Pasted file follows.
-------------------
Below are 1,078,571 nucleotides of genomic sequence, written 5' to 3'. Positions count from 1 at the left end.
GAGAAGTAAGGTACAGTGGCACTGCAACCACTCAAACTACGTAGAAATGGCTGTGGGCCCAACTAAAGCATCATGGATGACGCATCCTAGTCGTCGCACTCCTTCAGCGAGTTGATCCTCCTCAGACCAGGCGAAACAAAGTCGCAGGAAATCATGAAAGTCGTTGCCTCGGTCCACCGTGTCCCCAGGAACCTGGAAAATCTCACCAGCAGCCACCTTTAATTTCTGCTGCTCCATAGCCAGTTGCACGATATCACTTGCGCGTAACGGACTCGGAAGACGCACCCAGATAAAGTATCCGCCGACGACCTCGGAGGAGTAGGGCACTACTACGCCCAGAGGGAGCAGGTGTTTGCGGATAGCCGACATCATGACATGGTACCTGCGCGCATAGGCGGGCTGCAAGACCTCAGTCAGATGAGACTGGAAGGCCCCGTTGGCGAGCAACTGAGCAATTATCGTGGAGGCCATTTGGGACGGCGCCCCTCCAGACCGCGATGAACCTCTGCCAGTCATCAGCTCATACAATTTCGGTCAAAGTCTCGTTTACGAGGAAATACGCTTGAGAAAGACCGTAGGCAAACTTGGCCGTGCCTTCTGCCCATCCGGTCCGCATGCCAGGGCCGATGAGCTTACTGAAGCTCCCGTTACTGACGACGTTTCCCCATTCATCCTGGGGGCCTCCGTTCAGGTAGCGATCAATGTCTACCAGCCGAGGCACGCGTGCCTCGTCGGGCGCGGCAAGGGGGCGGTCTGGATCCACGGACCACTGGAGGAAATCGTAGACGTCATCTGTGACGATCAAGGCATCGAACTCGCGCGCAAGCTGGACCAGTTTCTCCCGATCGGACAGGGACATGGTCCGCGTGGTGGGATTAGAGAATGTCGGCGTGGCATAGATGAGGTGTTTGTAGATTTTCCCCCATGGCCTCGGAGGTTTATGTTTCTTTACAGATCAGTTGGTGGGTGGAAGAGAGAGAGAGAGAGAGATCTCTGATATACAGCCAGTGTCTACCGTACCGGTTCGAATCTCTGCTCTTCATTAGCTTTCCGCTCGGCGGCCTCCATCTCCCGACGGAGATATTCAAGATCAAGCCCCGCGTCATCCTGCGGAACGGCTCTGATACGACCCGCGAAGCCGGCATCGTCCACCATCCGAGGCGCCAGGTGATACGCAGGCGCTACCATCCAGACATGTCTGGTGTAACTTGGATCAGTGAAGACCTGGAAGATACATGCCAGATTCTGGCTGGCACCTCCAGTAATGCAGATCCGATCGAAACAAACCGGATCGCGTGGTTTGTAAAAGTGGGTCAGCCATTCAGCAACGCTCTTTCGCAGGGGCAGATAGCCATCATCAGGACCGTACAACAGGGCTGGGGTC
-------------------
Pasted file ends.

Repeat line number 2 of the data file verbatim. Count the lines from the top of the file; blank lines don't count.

GAGAAGTAAGGTACAGTGGCACTGCAACCACTCAAACTACGTAGAAATGGCTGTGGGCCCAACTAAAGCATCATGGATGACGCATCCTAGTCGTCGCACTCCTTCAGCGAGTTGATCCTCCTCAGACCAGGCGAAACAAAGTCGCAGGAAATCATGAAAGTCGTTGCCTCGGTCCACCGTGTCCCCAGGAACCTGGAAAATCTCACCAGCAGCCACCTTTAATTTCTGCTGCTCCATAGCCAGTTGCACGATATCACTTGCGCGTAACGGACTCGGAAGACGCACCCAGATAAAGTATCCGCCGACGACCTCGGAGGAGTAGGGCACTACTACGCCCAGAGGGAGCAGGTGTTTGCGGATAGCCGACATCATGACATGGTACCTGCGCGCATAGGCGGGCTGCAAGACCTCAGTCAGATGAGACTGGAAGGCCCCGTTGGCGAGCAACTGAGCAATTATCGTGGAGGCCATTTGGGACGGCGCCCCTCCAGACCGCGATGAACCTCTGCCAGTCATCAGCTCATACAATTTCGGTCAAAGTCTCGTTTACGAGGAAATACGCTTGAGAAAGACCGTAGGCAAACTTGGCCGTGCCTTCTGCCCATCCGGTCCGCATGCCAGGGCCGATGAGCTTACTGAAGCTCCCGTTACTGACGACGTTTCCCCATTCATCCTGGGGGCCTCCGTTCAGGTAGCGATCAATGTCTACCAGCCGAGGCACGCGTGCCTCGTCGGGCGCGGCAAGGGGGCGGTCTGGATCCACGGACCACTGGAGGAAATCGTAGACGTCATCTGTGACGATCAAGGCATCGAACTCGCGCGCAAGCTGGACCAGTTTCTCCCGATCGGACAGGGACATGGTCCGCGTGGTGGGATTAGAGAATGTCGGCGTGGCATAGATGAGGTGTTTGTAGATTTTCCCCCATGGCCTCGGAGGTTTATGTTTCTTTACAGATCAGTTGGTGGGTGGAAGAGAGAGAGAGAGAGAGATCTCTGATATACAGCCAGTGTCTACCGTACCGGTTCGAATCTCTGCTCTTCATTAGCTTTCCGCTCGGCGGCCTCCATCTCCCGACGGAGATATTCAAGATCAAGCCCCGCGTCATCCTGCGGAACGGCTCTGATACGACCCGCGAAGCCGGCATCGTCCACCATCCGAGGCGCCAGGTGATACGCAGGCGCTACCATCCAGACATGTCTGGTGTAACTTGGATCAGTGAAGACCTGGAAGATACATGCCAGATTCTGGCTGGCACCTCCAGTAATGCAGATCCGATCGAAACAAACCGGATCGCGTGGTTTGTAAAAGTGGGTCAGCCATTCAGCAACGCTCTTTCGCAGGGGCAGATAGCCATCATCAGGACCGTACAACAGGGCTGGGGTC